Review: Yamaha MT-10


Our Report

  • Overall
  • Sex Appeal
  • Practicality
  • Performance
  • Value


  • All-round greatness
  • Fookin fast
  • Fun & nimble like a 600 sportsbike


  • Uncomfortable 'butt plug' seat
  • Fuel gauge design
  • Overly sensitive cruise control

Yamaha has been setting a new standard with the MT series over recent years and now they have a new flagship model... The shit-hot (many say butt-ugly) hyper-naked MT-10.

One of the BeMoto team borrowed one for a test ride, here's what they had to say about it.

Oh and we just happened to bump into Baron von Grumble and his Jizz Machine HP4 with Joanna Benz on a tricked-up S1000RR at a bike dealership in Aylesbury. Not to mention a gratuitous shot of the bike next to a Lambo in the local pub car park...


This thing kicks ass. Full stop. Unless you prefer sportsbikes, then buy an R1...

The MT-10 Deltabox frame and engine have been developed directly from the latest YZF-R1. The 998cc in line "CP4" 4-cylinder crossplane engine delivers 160bhp and aggressive levels of torque.

Yamaha have monkied with the Mode settings - A and B no longer means Wet Mode and Sport Mode, now it's just "Standard", "A" (for Aggressive) and "B" (for Bonkers). Stick it in A for a good mix of power and smoothness - not that you'll notice too much difference between them.

Beauty is in the eye of the beholder...

There's no doubt the biggest area of contention is the way it looks... Whichever side of the aisle you happen to be preaching from, you can't deny it's a good thing for designers and manufacturers to mix it up now and again. Anyone remember the Suzuki Katana?!

Blue Yamaha MT-10 motorbike next to a bright green Lamborghini

Starting at £9,999 you get a lot of bike for your money, and I personally like the muscular Transformer look with the LED lit eyes, but there are some upgrades needed to finish it off - a quick shifter, Akrapovic exhaust, tail tidy and some carbon covers at the very least - maybe even a posh radiator cap to satisfy some underlying OCD compulsion given it's fully on display.

MT-10 motorbike sat next to Baron Von Grumble's motorbike

MT-10 colour chart: Night Fluo (goes nicely with a Polite Notice vest), Race Blu and Tech Black.

Collage of Yamaha MT-10 Motorbikes in different colours


For a 1000cc beast it's incredibly nimble around town and perfectly balanced in corners. The seating position makes it feel a little forced to hang-off the bike and the brakes are good but would benefit from some Brembo or similar upgrades. The R1 suspension has been toned-down for road use but the MT-10 is still firm and sporty.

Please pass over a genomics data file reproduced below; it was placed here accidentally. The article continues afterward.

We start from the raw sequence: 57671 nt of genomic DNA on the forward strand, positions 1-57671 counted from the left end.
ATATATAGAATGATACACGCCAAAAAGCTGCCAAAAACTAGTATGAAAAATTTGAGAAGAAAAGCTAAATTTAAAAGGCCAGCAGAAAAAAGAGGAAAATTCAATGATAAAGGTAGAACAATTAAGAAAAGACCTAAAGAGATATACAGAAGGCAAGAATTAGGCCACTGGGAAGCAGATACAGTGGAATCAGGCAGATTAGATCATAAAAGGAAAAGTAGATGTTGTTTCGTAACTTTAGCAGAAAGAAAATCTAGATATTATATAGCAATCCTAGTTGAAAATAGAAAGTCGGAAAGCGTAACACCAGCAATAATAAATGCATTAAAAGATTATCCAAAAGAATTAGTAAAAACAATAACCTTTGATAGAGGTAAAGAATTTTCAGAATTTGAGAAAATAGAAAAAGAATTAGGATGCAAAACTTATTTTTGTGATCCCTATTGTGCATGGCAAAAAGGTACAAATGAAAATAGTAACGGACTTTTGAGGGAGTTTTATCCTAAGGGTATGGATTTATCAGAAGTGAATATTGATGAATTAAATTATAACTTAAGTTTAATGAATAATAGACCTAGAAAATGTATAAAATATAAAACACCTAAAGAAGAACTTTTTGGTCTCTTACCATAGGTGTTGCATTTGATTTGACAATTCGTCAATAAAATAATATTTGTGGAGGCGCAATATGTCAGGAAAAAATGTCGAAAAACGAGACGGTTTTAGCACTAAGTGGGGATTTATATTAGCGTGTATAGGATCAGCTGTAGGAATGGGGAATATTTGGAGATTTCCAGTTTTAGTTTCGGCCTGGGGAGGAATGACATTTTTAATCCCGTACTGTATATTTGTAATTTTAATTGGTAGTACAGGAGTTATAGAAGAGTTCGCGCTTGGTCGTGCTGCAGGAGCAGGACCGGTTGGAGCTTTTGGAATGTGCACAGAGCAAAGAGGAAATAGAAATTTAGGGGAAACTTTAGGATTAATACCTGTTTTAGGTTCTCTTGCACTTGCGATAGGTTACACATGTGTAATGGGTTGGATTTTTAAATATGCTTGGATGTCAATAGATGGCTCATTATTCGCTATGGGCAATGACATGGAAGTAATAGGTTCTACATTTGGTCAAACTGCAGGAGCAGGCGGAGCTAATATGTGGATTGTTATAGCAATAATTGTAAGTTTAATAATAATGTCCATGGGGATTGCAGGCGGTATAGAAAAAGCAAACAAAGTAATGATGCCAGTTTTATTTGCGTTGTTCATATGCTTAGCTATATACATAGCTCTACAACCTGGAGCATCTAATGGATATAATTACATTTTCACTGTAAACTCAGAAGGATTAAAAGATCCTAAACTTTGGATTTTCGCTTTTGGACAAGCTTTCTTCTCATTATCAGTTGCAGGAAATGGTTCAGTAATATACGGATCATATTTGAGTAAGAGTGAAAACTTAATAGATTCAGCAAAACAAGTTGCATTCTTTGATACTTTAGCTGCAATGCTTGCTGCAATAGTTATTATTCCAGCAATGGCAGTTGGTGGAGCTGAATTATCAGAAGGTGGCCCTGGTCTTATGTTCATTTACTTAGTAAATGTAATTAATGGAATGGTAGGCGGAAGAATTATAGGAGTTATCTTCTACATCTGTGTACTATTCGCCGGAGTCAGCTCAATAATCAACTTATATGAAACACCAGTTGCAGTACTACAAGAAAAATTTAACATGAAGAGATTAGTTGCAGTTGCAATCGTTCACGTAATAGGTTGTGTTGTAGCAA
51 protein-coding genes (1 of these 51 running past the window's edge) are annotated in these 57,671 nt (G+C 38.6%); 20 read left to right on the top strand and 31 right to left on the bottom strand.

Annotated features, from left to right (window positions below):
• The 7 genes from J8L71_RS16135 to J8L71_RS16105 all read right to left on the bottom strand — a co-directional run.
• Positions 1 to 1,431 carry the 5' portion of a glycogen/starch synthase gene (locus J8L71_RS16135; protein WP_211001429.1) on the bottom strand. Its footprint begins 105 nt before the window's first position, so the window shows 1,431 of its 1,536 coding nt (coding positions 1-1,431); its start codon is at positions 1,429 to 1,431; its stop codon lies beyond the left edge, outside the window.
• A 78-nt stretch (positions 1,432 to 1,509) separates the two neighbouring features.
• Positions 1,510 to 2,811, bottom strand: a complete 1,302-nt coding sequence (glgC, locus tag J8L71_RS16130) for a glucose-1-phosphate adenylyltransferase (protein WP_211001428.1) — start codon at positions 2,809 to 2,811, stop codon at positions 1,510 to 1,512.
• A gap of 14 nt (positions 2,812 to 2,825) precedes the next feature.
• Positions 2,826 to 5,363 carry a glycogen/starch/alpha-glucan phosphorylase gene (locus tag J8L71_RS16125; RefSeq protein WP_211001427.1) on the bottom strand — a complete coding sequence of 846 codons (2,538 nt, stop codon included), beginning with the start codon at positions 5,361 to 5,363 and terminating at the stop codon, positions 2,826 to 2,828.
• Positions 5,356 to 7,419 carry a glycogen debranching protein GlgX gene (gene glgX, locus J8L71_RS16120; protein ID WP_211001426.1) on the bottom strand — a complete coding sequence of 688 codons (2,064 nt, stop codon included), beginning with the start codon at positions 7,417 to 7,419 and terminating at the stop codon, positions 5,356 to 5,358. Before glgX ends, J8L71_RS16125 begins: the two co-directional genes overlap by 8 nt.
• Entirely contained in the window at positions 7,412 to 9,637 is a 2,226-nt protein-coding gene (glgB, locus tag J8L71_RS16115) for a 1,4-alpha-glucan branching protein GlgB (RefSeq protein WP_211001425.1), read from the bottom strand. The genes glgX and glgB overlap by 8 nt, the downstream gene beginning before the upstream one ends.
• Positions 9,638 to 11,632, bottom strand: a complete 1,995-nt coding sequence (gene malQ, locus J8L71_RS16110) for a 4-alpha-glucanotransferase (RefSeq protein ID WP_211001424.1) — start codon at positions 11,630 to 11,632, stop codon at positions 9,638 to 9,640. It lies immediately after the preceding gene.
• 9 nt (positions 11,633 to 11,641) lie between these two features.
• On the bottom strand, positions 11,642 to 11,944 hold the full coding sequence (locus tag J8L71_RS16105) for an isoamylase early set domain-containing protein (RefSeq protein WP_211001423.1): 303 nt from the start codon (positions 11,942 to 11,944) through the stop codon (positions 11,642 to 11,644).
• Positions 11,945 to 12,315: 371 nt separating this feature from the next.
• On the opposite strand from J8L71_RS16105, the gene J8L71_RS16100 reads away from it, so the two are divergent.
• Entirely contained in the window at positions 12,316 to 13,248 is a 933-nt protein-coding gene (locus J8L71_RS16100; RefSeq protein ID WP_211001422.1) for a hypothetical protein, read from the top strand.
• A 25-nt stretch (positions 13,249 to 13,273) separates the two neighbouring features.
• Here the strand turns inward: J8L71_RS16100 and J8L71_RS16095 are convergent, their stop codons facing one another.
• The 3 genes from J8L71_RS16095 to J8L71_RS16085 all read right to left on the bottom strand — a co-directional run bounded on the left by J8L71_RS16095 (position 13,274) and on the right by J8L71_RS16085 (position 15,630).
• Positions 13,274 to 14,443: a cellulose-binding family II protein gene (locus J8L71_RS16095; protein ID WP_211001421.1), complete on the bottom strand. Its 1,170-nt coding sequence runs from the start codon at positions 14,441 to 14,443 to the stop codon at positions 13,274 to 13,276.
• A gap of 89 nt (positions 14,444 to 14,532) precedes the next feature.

Getting back on the trusty 1995 Suzuki Bandit (the knackered work horse) certainly drove home how far these naked bikes have come on in 20 years - power aside, the MT handled like a 600 sportsbike in comparison - and the ride back was filled with creative ways to convince my wife how much I need the MT-10 in my life!!


For those who prefer the comfort of a naked bike to the doggy-style sportsbike position, the MT-10 delivers R1 performance with the benefit of upright seating - the wide tapered handlebars, overall physical size, height and layout of the bike with the slightly wider tank felt custom made (as a 'big lad').

However... Yamaha have disappointed by using a bloody uncomfortable seat unit with integrated butt-plug (unless you like that kind of thing) - to stop you sliding backwards I assume. You can buy a comfort seat upgrade for around £200 which seems a little like DFS selling you a sofa without the cushions...

Display & Functions

The dash is simple and easy to use with the key functions controlled via buttons on the switch gear. The LCD multi-function instrument panel includes a digital speedometer, bar display tachometer, fuel gauge (which jumps annoyingly from full to 50% in the blink of an eye), odometer, gear position indicator and other stuff I didn't bother with.

Yamaha MT10 Dash

The bike comes as standard with ABS, switchable 3-mode Traction Control System (TCS) and cruise control - which to be honest works fine but is a bit on the sensitive side. Once engaged you can turn it off by dabbing the front brake or rolling the throttle forward slightly. I found this could be tricky on bumpy roads when your hand naturally rolls forward very slightly and suddenly decelerates by cutting out the cruise control. However it's bloody handy on motorways, especially if you can't control your throttle around average speed cameras or need to free up your throttle hand for a while (hand cramp or itchy balls etc).

Yamaha MT10 Switchgear


Great all-round everyday bike that can also handle beautifully on the twisty lanes and could probably show up a few track bikes on the circuit too. The marmite looks aren't for everyone but fans of the MT will be lusting after this for a while as Yamaha have predictably been slow to fill showrooms with anything more than a safe pre-order volume. Having owned sportsbikes continuously for 15 years I would seriously consider buying one, and a comfort seat without the butt plug...

Yamaha Bike Insurance from BeMoto

At BeMoto we specialise in motorcycle insurance. Speak to a real biker about your Yamaha - whether you have a Scooter, off-road dirt bike, an R1M for the track or an MT-10.

  • At BeMoto we understand modifications and will ensure your modifications are properly covered (unlike most we replace declared mods like-for-like).
  • All our road insurance policies also come with Legal Expenses Insurance included as standard and NO Amendment Fees to make changes during the policy term.
  • With Titanium Cover you also benefit from Personal Accident cover, Helmet & Leathers cover and full UK and European RAC breakdown as standard.

Call a BeMoto Yamaha Bike Insurance expert on 01733 907000* today for a quote